The ultimate handheld Zelda game.
A nod to the past, rejuvenated mechanics and the most I’ve been challenged by a Zelda game in years. While The Wind Waker remains my favourite, A Link Between Worlds is the Zelda game I’ve been waiting for since Majora’s Mask. It’s more than a little bit different, and awoke a facet of my logical mind scarcely employed by modern games — at least those on next-gen consoles occupying all my time over the past fortnight.
I’m not ashamed to admit that I got stuck in The Legend of Zelda: A Link Between Worlds on more than one occasion; but the good kind of stuck; the kind of stuck that forced me to reevaluate an obstacle from another perspective, resulting in gratifying success, not a 3DS hurled across the room or an unhealthy reliance on Google.
Set in the same world as the Super Nintendo's A Link to the Past, Nintendo has finally risked a direct sequel in the Zelda universe, two decades after the original. Sure, it’s set years later with a new protagonist, but for the most part, everything is how you remember it.
A Link Between Worlds is the best series of puzzles Nintendo has ever compiled into a single game, Zelda or otherwise.
By returning to a familiar land, and viewpoint, A Link Between Worlds is beaming with nostalgic relics from the 21-year-old A Link to the Past, but also brimming with some of the most ingenious puzzles the series has thrown up in its stellar history.
Within minutes, our tunic-wearing hero is dragged into a hellish adventure involving a bad guy turning his victims, including Link, into paintings. Fortunately, the young boy is saved by a magical bracelet given to him by Princess Zelda, granting him the ability to control the transformation into a 2D wall-bound painting. Like many, I was skeptical when I saw Link turn into something that looked as if it were sketched on the back page of an algebra notebook, and feared it would simply infuse elements of Paper Mario.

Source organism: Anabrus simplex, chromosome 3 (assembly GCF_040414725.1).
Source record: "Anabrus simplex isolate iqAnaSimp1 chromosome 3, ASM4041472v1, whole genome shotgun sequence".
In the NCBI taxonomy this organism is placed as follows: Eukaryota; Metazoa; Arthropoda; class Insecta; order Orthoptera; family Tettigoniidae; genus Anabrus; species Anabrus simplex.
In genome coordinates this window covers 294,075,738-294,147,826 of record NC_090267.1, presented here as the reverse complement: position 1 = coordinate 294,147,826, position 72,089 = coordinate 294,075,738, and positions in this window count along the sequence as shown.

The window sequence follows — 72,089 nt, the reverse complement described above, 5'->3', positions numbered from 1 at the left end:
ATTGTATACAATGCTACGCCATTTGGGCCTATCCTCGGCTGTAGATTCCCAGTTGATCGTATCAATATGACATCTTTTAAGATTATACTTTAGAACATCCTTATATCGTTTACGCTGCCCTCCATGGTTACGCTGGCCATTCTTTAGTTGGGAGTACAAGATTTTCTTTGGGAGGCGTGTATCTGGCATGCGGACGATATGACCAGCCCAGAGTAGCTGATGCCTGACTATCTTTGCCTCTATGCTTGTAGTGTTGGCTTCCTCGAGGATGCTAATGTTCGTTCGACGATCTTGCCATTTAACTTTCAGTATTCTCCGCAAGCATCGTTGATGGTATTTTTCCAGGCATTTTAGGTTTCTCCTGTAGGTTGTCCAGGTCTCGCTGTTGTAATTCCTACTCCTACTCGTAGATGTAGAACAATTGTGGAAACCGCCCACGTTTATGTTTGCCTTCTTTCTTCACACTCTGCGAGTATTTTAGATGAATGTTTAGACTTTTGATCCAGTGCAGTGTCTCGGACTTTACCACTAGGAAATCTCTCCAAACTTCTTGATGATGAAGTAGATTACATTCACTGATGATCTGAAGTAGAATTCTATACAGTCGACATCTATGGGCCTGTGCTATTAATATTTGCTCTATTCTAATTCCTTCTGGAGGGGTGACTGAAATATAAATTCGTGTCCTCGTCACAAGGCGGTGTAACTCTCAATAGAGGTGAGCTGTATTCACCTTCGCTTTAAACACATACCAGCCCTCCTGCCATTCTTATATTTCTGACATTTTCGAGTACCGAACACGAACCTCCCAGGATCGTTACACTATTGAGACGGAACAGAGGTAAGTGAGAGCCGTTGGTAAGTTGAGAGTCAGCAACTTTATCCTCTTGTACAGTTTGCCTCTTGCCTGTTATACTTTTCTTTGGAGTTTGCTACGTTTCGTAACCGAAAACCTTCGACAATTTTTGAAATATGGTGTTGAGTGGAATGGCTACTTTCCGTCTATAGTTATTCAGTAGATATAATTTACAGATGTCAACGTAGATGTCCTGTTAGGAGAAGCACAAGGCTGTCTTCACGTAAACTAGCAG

I was wrong.
It’s one of the best additions to Zelda in 27 years. With the press of a button, Link can enter a 2D space along a wall propping up the lavish world. It introduces a new spacial element to solving puzzles, and was the driving force behind my getting stuck during the first few hours.
Before all that, A Link Between Worlds does away with the tutorial. Link is thrown into the thick of the action almost immediately. After more than two decades we know how to play a Zelda game, and even coming from the more recent console games, it doesn’t take long to assimilate with the reduced button count.
Shaking up the formula, Link's arsenal — the bow, bombs, boomerang, hookshot, giant hammer — are available to rent almost immediately. From a stingy rabbit that’s turned Link’s abode into a makeshift market, mind you. Apparently that’s cool, and Link still has to pay, but we’ll brush over that. At fairly reasonably prices, they’re all yours to use until death, at which point Link is revived without borrowed items and you’ll need to pay again.